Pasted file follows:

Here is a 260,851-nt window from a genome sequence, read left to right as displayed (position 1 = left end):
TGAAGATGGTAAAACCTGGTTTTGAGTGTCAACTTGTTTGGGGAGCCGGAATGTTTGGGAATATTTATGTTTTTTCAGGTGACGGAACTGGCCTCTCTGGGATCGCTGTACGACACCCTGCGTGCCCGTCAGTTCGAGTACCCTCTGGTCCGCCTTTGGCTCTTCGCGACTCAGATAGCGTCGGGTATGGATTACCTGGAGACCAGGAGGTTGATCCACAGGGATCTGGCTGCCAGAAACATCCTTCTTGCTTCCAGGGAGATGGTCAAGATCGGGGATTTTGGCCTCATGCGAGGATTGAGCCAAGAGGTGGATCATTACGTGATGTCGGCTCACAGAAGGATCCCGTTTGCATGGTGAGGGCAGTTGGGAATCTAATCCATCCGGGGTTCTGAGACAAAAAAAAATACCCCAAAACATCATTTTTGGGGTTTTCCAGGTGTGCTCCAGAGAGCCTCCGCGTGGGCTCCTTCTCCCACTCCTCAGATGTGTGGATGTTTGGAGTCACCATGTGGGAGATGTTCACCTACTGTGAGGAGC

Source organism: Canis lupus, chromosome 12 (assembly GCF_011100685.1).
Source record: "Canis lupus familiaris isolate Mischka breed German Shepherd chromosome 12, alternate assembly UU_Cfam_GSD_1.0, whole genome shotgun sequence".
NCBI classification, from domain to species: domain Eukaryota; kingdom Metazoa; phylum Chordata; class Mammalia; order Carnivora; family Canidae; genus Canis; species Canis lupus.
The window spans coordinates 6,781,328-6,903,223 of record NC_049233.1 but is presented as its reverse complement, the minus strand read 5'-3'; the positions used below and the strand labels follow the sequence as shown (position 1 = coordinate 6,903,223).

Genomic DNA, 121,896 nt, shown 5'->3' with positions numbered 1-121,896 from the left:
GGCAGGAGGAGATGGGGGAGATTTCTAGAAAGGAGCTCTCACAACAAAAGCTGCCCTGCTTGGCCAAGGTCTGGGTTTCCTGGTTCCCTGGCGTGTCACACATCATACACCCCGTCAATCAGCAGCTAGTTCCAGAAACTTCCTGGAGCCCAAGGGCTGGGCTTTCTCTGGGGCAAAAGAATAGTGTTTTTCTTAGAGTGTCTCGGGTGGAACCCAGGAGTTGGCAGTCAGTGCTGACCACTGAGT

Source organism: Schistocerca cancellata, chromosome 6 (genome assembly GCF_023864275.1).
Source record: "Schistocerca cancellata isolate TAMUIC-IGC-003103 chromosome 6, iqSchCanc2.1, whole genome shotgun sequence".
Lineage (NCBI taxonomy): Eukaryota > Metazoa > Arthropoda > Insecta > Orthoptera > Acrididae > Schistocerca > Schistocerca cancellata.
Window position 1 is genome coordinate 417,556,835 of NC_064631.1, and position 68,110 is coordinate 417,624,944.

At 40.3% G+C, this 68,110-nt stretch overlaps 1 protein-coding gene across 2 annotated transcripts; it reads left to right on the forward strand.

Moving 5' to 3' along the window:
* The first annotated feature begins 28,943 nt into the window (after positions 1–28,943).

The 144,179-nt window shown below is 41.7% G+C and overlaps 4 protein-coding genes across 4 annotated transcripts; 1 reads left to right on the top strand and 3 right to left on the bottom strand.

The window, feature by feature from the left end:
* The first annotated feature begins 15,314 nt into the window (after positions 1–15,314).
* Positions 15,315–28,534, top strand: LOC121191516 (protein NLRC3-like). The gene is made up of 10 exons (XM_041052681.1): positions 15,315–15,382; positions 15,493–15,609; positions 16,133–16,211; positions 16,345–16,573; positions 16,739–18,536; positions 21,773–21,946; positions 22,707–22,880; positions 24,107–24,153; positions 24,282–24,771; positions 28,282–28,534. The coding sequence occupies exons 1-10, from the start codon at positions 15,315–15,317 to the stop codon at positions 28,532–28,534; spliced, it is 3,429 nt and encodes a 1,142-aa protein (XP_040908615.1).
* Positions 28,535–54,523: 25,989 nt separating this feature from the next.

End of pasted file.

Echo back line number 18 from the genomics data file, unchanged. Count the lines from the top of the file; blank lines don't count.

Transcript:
* The first annotated feature begins 15,314 nt into the window (after positions 1–15,314).